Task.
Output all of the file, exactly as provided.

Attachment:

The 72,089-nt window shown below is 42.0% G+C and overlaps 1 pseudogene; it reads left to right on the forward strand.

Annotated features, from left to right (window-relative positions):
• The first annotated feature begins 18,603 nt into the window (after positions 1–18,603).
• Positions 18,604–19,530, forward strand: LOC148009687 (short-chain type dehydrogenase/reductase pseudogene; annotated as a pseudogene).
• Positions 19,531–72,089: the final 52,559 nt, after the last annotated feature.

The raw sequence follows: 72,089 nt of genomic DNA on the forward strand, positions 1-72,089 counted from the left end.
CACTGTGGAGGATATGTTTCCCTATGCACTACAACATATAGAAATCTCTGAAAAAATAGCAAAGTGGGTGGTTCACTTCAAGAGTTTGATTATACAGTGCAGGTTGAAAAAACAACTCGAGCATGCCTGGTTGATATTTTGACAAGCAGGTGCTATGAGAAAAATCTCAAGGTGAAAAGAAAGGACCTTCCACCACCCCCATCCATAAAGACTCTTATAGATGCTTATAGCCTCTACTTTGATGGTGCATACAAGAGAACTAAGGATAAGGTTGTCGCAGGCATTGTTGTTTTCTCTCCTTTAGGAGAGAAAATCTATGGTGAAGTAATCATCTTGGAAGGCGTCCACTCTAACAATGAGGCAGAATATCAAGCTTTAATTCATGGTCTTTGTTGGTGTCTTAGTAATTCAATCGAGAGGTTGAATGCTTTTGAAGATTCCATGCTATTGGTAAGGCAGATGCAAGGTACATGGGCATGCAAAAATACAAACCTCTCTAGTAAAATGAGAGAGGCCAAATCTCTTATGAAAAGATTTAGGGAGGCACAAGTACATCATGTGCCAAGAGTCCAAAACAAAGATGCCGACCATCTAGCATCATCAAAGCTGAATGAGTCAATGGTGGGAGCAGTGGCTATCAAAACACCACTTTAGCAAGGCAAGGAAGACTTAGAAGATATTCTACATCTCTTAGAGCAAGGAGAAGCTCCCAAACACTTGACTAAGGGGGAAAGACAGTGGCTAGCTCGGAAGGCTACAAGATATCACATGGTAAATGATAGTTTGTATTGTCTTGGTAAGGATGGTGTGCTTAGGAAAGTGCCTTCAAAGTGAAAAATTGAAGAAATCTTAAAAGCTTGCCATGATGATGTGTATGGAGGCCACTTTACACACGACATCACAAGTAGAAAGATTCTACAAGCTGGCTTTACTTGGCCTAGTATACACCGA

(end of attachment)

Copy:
The 72,089-nt window shown below is 42.0% G+C and overlaps 1 pseudogene; it reads left to right on the forward strand.

Annotated features, from left to right (window-relative positions):
• The first annotated feature begins 18,603 nt into the window (after positions 1–18,603).
• Positions 18,604–19,530, forward strand: LOC148009687 (short-chain type dehydrogenase/reductase pseudogene; annotated as a pseudogene).
• Positions 19,531–72,089: the final 52,559 nt, after the last annotated feature.

The raw sequence follows: 72,089 nt of genomic DNA on the forward strand, positions 1-72,089 counted from the left end.
CACTGTGGAGGATATGTTTCCCTATGCACTACAACATATAGAAATCTCTGAAAAAATAGCAAAGTGGGTGGTTCACTTCAAGAGTTTGATTATACAGTGCAGGTTGAAAAAACAACTCGAGCATGCCTGGTTGATATTTTGACAAGCAGGTGCTATGAGAAAAATCTCAAGGTGAAAAGAAAGGACCTTCCACCACCCCCATCCATAAAGACTCTTATAGATGCTTATAGCCTCTACTTTGATGGTGCATACAAGAGAACTAAGGATAAGGTTGTCGCAGGCATTGTTGTTTTCTCTCCTTTAGGAGAGAAAATCTATGGTGAAGTAATCATCTTGGAAGGCGTCCACTCTAACAATGAGGCAGAATATCAAGCTTTAATTCATGGTCTTTGTTGGTGTCTTAGTAATTCAATCGAGAGGTTGAATGCTTTTGAAGATTCCATGCTATTGGTAAGGCAGATGCAAGGTACATGGGCATGCAAAAATACAAACCTCTCTAGTAAAATGAGAGAGGCCAAATCTCTTATGAAAAGATTTAGGGAGGCACAAGTACATCATGTGCCAAGAGTCCAAAACAAAGATGCCGACCATCTAGCATCATCAAAGCTGAATGAGTCAATGGTGGGAGCAGTGGCTATCAAAACACCACTTTAGCAAGGCAAGGAAGACTTAGAAGATATTCTACATCTCTTAGAGCAAGGAGAAGCTCCCAAACACTTGACTAAGGGGGAAAGACAGTGGCTAGCTCGGAAGGCTACAAGATATCACATGGTAAATGATAGTTTGTATTGTCTTGGTAAGGATGGTGTGCTTAGGAAAGTGCCTTCAAAGTGAAAAATTGAAGAAATCTTAAAAGCTTGCCATGATGATGTGTATGGAGGCCACTTTACACACGACATCACAAGTAGAAAGATTCTACAAGCTGGCTTTACTTGGCCTAGTATACACCGA